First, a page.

On Jan. 20, at 12 p.m. in downtown Goshen, I had the opportunity to say a prayer for the United States of America during the inauguration of Donald Trump.

I found that my Islam faith gave me ample resources to choose from. The Quran’s main message is one that emphasizes unity and diversity. I chose a prayer that reflected what I saw before me: frightened Americans gathered in unity on a chilly January morning, supporting me!

This experience touched me very much because I was reassured that the America that I moved to two years ago, the America that takes pride in diversity, still exists. I was overwhelmed by joy when I saw the amount of support from the people who came together to choose love over hate and division. When I was talking, I felt powerful again, knowing that my words were not going unheard and that this country’s people were not after me or any of my personal choices.

I am visibly Muslim; I wear a head covering called the hijab, which I choose to wear with pride. Nobody in the crowd gave me a hard time for expressing my freedom of attire or belief. I felt that if this force of love and acceptance was rushing through the heart of the people and that the shouting love was not silenced, then I was safe.

After Trump was elected, racism and misogyny started becoming more visible and vocalized. I am still shocked that even with the evident progressivism in this country, there are still people who want to impose their opinions and beliefs on me. I am one who respects everyone’s opinion, but when it directly conflicts with the rights of someone else, then we might have a problem.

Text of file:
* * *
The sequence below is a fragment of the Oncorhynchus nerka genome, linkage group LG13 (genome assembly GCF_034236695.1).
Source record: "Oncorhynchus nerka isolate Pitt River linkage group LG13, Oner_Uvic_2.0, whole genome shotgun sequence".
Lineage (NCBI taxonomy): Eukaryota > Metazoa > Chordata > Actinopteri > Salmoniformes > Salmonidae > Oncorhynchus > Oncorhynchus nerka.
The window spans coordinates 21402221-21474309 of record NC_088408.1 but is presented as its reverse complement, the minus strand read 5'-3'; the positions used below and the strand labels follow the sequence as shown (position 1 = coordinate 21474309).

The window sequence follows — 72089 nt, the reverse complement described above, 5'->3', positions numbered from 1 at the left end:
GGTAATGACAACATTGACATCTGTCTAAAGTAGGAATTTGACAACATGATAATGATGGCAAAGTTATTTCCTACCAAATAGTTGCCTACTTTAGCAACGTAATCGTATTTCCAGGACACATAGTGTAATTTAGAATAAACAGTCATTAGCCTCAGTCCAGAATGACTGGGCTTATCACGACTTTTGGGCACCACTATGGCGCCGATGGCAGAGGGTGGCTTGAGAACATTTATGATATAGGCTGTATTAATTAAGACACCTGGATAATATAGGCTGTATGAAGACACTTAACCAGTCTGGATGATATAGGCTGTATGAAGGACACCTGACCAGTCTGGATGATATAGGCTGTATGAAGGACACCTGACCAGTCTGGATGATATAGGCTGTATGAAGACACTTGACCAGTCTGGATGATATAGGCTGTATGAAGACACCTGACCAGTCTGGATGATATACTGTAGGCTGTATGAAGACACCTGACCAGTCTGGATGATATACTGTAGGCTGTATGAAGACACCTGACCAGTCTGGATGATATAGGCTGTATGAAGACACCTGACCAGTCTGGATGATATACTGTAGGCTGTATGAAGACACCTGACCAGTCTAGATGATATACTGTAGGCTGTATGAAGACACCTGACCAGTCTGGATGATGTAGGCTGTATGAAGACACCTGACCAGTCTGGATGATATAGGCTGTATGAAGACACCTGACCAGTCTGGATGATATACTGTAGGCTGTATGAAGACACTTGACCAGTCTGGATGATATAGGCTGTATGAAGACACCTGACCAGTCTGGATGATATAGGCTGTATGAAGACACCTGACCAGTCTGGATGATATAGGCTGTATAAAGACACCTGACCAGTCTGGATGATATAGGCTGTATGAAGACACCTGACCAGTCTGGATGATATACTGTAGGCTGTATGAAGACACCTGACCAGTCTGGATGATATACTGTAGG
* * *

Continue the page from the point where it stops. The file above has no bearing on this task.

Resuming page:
That being said, what I saw in the prayer gathering showed me why and how this country became great. I felt that the people around me are what keep this country from falling into the pits of the dark ages again.

During the speech, I made sure that people knew that I was cut from a different tapestry. I expressed that I like hummus over sausage, that I prefer lamb over beef and that I believe mansaf is the best dish in the world.

Mansaf is the national dish of Jordan, which is made from lamb cooked in a sauce of fermented dried yogurt and served with rice.

But I also made a point to explain that we are the same too; I have dreams and ambitions just like them, I have people I care for and people who care for me. I am also fighting for American freedom not to be stripped away.

After I stepped down from the podium, there was a flood of people who shared kind words of encouragement and love with me. It was a bittersweet moment, one that I will cherish for a long time.

It was bitter, because we were standing together against ideas that represented hate and xenophobia, and it hurt me that there were some people who still believed in those ideas. But it was also sweet because of all the loving and welcoming people I got to meet.

I was unaware before going that I would learn a significant lesson that day; I learned how Americans have reserved their rights, and I was reassured of the future of the U.S.

My message for the gathering was “to believe.” I left downtown Goshen that day with more belief and more believers. I’m glad that the community gave an “amen” to my message and chose to accept it. I was blessed to be where I was that day.

But today, my feelings have changed. There is a new executive order that has come out; your president has put an immigration ban on seven Islamic countries. One of them is my home. I still feel loved, but not as hopeful as I was before. My heart is now torn between two different countries. As of now, wherever I go is home; wherever I sleep, study and talk with friends is home.

I am praying for myself and my people who are in the same or even worse situations than I am in. I am praying for the Americans who may be able to change reality. I am praying that peace will have its shadow on the U.S. government and the U.S. people.

After I came to the U.S., I learned how to love the U.S. people without considering the government all the time. I want this love to grow more and more into beautiful relationships. Just in case I won’t be able to be here next year, I want you to know that Goshen has always made me feel safe and welcome. Thank you all.